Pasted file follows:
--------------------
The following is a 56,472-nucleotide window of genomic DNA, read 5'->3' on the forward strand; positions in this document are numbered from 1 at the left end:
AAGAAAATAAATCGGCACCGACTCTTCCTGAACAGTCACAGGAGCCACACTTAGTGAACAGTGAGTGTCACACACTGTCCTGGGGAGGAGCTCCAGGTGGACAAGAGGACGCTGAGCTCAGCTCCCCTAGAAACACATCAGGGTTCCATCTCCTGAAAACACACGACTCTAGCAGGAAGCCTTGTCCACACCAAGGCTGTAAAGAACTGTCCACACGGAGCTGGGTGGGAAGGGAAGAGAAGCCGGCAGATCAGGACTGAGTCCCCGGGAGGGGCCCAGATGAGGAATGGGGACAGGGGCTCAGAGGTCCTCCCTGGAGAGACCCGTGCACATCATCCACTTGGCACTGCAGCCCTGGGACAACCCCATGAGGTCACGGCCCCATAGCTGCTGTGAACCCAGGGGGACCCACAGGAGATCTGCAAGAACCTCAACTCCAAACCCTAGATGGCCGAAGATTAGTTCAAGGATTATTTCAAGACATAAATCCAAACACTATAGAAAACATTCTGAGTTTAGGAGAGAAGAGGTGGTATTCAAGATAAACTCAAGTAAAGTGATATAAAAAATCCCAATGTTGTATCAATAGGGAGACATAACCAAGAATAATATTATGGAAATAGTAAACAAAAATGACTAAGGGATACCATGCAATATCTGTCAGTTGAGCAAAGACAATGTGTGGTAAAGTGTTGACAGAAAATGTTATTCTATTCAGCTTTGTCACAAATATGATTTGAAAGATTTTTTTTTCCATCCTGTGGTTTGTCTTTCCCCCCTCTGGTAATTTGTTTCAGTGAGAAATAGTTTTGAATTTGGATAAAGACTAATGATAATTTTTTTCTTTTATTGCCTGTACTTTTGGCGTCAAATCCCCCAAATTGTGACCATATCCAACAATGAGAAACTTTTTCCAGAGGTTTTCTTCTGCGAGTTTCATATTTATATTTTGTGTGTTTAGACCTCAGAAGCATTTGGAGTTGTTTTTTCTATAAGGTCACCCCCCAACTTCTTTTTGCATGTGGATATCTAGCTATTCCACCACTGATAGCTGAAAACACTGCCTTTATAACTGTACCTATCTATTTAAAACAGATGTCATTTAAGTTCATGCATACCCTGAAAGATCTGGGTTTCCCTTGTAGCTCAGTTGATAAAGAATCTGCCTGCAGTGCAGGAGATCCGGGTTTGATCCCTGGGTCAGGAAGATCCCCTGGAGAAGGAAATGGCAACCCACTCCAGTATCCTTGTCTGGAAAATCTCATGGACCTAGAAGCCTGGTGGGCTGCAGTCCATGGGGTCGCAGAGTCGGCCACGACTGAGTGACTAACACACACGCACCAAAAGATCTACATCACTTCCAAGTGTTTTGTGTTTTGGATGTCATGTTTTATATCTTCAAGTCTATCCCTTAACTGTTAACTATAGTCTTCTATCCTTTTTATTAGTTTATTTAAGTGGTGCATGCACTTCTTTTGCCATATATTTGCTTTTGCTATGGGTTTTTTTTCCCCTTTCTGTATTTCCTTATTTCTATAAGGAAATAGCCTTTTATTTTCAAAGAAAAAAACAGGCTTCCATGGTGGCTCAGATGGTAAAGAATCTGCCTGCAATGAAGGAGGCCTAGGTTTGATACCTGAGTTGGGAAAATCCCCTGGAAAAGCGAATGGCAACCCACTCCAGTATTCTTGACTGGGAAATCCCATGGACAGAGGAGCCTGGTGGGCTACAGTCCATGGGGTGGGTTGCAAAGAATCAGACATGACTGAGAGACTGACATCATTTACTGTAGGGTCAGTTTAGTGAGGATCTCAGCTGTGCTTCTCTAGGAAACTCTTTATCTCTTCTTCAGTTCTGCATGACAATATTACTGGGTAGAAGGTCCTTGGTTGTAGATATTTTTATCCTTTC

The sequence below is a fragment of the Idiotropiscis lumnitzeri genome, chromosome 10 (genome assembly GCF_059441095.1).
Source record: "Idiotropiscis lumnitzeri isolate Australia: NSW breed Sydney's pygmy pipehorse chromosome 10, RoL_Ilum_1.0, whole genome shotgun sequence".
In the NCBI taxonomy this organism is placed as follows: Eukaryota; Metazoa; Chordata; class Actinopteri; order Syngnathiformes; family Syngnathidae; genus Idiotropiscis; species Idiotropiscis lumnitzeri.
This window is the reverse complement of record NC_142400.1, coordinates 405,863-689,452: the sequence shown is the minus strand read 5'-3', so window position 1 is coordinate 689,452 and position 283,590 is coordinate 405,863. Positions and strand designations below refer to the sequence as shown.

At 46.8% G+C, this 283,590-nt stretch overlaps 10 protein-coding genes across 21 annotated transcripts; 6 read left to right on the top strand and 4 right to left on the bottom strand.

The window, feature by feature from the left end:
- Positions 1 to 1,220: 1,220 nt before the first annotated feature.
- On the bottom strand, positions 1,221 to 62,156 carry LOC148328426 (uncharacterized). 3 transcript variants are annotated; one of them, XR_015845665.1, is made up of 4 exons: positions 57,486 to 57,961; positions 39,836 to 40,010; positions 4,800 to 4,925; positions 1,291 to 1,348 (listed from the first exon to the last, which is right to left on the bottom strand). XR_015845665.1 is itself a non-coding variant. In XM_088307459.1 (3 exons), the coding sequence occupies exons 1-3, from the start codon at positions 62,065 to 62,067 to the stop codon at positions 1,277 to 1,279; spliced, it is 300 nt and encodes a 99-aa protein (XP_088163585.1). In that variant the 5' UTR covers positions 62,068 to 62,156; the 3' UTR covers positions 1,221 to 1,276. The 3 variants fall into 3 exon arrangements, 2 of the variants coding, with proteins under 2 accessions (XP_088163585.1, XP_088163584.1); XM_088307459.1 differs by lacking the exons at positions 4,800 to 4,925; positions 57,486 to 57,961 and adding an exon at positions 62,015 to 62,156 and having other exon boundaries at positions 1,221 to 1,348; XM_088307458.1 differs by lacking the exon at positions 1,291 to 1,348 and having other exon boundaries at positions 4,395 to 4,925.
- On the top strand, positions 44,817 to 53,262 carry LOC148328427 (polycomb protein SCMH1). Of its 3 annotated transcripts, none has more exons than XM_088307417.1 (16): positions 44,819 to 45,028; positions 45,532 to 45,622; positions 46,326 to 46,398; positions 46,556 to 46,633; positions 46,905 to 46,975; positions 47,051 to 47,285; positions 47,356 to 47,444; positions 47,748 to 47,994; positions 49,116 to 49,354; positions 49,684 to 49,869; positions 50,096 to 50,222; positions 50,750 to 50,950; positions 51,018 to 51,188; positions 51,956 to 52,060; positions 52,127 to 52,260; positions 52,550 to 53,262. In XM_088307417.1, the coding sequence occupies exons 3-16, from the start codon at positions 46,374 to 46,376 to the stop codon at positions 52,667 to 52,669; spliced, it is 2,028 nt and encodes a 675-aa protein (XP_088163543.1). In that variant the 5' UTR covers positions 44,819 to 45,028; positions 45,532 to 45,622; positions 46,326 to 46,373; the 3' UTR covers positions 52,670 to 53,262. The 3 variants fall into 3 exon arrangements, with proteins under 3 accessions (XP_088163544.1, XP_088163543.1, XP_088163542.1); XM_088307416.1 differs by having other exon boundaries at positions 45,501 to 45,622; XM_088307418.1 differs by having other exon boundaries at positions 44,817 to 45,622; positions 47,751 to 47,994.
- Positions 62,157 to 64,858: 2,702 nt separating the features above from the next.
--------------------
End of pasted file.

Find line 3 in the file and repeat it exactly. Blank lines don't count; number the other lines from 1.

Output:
The sequence below is a fragment of the Idiotropiscis lumnitzeri genome, chromosome 10 (genome assembly GCF_059441095.1).